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Home: Bestival guru and DJ Rob da Bank takes Metro around his three-acre slice of Isle of Wight bliss

ROB DA BANK is making coffee, his signature long hair twisted into a topknot, his bare feet padding about the oak floor of the large kitchen as he organises the cups.

The former Radio 1 DJ’s wife Josie — co-founder and creative designer of Camp Bestival — sits nearby, their youngest son Elijah, three, perched on her lap. ‘Now that’s not the way we eat eggs, is it?’ she reprimands gently as he picks at his breakfast.

Transformation: The old house was extended to form the current home (above)

Their other three children Arlo, 13 (who often DJs with his dad), Merlin, 11 and Miller, nine, are elsewhere on this sprawling three-acre rural property on the Isle of Wight, which the family shares with a host of chickens, two pygmy goats (Friday and Spice) and cats Strokey and Crumpet.

Rob and Josie started Camp Bestival, little sister of their former festival Bestival, here in 2008 — though it’s now held at Lulworth Castle in Dorset — and found the island’s tranquility and calm the perfect antidote to their hectic lives in London.

‘We fell in love with the Isle of Wight — particularly this side of the island, which is called the wild west,’ Rob says of their location, near Yarmouth. ‘It’s very rural, we love the space. We paddleboard, sail, swim in the sea.

‘It is a double-edged sword living here. Some islanders feel left behind. You can feel cut off from civilisation. But the island has changed a lot over the past decade with a new influx of young families. We love it.’

Colourful life: The living spaces in the family home are bright and vibrant

Initially the family had a holiday home here — a 16th-century cottage — but Josie was so allergic to the dust mites in the ancient building she insisted they move to something more modern. Josie noticed their current home, which has its own waterfront, several years ago, but the existing two-storey, four-bed 1970s brick house was unappealing. But when it failed to sell, and the price plummeted, the couple took the plunge and bought it in 2014.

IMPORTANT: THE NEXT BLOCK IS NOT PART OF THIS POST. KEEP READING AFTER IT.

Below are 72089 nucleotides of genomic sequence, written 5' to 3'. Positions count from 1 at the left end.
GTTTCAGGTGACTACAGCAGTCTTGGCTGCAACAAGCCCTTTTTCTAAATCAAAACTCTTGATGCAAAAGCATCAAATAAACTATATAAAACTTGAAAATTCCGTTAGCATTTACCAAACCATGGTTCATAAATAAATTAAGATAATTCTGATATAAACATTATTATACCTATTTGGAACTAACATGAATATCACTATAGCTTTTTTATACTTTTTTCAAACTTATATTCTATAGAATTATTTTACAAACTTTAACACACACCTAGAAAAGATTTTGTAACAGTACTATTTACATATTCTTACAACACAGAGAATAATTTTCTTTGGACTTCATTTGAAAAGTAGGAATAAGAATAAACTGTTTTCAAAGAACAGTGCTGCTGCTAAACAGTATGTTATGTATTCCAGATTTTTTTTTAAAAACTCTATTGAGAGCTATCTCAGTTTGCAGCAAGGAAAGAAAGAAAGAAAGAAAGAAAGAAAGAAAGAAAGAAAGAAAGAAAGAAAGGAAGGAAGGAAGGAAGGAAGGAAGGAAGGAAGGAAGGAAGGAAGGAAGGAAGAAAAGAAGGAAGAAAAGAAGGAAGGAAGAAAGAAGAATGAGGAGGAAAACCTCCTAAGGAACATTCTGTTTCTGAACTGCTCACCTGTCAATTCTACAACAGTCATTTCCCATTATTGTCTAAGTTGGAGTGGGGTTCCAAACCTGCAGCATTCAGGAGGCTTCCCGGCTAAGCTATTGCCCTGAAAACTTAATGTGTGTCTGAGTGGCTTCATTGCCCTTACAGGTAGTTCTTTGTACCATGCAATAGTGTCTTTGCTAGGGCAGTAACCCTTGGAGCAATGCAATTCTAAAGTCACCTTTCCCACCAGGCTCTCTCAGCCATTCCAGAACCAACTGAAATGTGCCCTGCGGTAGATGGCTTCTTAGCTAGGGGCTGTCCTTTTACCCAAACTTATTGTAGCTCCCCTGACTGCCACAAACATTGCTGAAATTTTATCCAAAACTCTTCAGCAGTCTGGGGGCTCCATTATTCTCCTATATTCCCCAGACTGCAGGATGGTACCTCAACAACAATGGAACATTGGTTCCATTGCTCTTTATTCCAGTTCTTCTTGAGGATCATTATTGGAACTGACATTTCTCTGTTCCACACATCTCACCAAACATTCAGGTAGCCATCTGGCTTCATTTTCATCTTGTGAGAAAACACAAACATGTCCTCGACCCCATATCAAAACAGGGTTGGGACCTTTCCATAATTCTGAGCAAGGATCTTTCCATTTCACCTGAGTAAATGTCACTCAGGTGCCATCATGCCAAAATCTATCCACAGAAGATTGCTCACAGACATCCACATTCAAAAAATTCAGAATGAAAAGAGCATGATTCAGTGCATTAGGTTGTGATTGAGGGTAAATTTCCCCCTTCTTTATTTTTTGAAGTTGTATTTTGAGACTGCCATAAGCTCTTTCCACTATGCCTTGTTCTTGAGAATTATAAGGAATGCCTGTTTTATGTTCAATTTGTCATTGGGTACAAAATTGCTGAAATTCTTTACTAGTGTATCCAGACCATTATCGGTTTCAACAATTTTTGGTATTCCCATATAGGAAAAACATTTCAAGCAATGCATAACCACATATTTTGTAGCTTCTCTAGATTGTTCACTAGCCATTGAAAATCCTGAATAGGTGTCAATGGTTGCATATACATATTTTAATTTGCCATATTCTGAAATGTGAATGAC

Today’s seven-bedroom property, with its dramatic charred and oiled larch cladding (left to age naturally), huge windows and white-painted brick, is a triumph of modernism — the result of Josie’s work with architects Guy Morgan Harris and Coleman Cotter and a seven-month rebuild which embraced and extended the original home.

Unusual touches: Mismatched chairs add to the home’s playfully bohemian ambience

But inside, beyond the vast glass panelled entrance, and a concrete staircase (lit up by a spiky Sputnik-style light fitting) it’s a warm and eclectic family home where boxes of Lego and boys’ toys jostle for space with large sofas and artefacts the couple have collected on their travels to Morocco and India.

On the ground floor there’s an enormous boys’ den (‘It was going to be my haven, but no chance of that!’ says Josie, pointing out that the only other girls in this male-dominated household are the two goats). There are the boys’ musical instruments — a guitar for Miller, drums for Arlo and a piano for Merlin; an old Wurlitzer juke box in one corner; and a self-designed ‘foam pit’ for Merlin in another (below).

The boys have their own wing of bedrooms upstairs, together with Rob’s office, lined with pictures and posters of Bestival headline acts. Downstairs, behind the boys’ den, the master bedroom — with a large green sofa and a stand-alone bath — opens up to the outdoors.

The garden has a gypsy caravan and Mongolian yurt (a gift from Rob to Josie) plus a swimming pool, filled with inflatables. The goats are corralled behind what looks like a tribal picket fence, while the lawns and wildflower meadows (including some rare native orchids) lead down to the waterfront.